Can Risk Managers Manage Risk? -- If you go by job titles, rhetoric, and even resources allocated, the financial sector has made a massive effort to improve risk management over the past three decades. Look at results, though, and the whole thing seems to have been a bust. Financial risk management became a profession in the 1980s. Soon after, markets began to careen from crisis to crisis. The risk managers' arcane tools--from portfolio insurance in the 1987 stock market crash to Value-at-Risk (VaR) in 1998 to the Gaussian copula in 2008--have had a curious habit of turning up at the scene of the crime.
The distribution of 2012 Olympic contracts.
Data needed on spread of Olympic gold -- The 2012 London games are one of the UK's biggest business procurement opportunities for decades with total public sector funding of £9.3bn but will the benefits extend beyond the capital? Chris Tighe, in the first of a series examining Olympic pledges, looks at the distribution of contracts. Lord Coe, chairman of the London Organising Committee, promised in 2005 that the games would provide "a unique opportunity for businesses of all shapes and sizes across the UK, providing essential goods and services for this historic event."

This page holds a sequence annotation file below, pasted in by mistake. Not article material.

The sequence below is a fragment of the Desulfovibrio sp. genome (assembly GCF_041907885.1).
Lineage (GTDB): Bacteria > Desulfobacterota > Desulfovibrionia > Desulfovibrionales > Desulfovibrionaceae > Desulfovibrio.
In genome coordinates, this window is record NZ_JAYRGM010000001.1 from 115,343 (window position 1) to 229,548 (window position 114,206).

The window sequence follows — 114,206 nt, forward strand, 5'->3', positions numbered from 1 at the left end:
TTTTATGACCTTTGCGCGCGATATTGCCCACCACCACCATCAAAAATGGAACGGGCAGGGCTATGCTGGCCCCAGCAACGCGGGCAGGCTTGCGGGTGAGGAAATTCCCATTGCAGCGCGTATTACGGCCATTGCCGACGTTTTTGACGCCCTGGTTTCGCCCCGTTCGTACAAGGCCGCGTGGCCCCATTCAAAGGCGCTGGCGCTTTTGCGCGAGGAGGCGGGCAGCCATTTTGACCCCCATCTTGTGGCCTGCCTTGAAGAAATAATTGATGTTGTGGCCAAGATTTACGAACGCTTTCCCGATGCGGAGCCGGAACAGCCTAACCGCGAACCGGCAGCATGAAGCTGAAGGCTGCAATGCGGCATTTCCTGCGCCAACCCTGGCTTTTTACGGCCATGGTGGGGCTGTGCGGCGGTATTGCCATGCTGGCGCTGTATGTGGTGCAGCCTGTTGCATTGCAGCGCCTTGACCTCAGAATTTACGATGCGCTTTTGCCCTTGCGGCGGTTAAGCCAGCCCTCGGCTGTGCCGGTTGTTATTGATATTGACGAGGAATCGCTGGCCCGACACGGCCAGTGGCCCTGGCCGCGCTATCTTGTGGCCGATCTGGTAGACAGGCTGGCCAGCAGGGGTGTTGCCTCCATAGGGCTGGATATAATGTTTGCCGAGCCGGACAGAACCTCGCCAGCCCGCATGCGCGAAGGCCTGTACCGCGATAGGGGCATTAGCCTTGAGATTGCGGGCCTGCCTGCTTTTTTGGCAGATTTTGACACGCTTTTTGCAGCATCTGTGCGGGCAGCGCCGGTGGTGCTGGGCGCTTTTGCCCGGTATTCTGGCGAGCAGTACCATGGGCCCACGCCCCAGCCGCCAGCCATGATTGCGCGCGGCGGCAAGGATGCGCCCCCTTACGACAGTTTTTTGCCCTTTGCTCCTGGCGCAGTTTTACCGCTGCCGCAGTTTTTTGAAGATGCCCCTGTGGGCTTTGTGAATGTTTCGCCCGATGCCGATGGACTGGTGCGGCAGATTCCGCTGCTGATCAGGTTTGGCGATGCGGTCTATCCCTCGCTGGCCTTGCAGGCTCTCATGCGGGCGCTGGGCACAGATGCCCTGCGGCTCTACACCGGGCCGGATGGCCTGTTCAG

Shelf space has been rendered useless. Attention is the new scarce market commodity.
The extraordinary revolution of media choice -- In the traditional model, you can only play one program at a time. One radio show or one movie or one show...Scarcity of spectrum has changed just about every element of our culture. Scarcity of shelf space as well. There are just a few radio stations in each market, and each station gets precisely one hour to broadcast each hour. Scarcity of spectrum, inflexible consumption (listen now or it's gone forever).
Spate of disasters exposes supply chain weakness -- When flood waters rose in Thailand, Wal-Mart stores in Japan ran out of mouthwash. "We were out of mouthwash in Japan for about four days," Scott Price, Wal-Mart's Asia chief executive officer, said at the APEC business leaders' summit. "A good portion of mouthwash is manufactured in Thailand for Asia." A string of natural disasters has exposed a vulnerability in global supply chains: How do you set up a network that is compact enough to be efficient but spread widely enough that no single unexpected event can knock it out?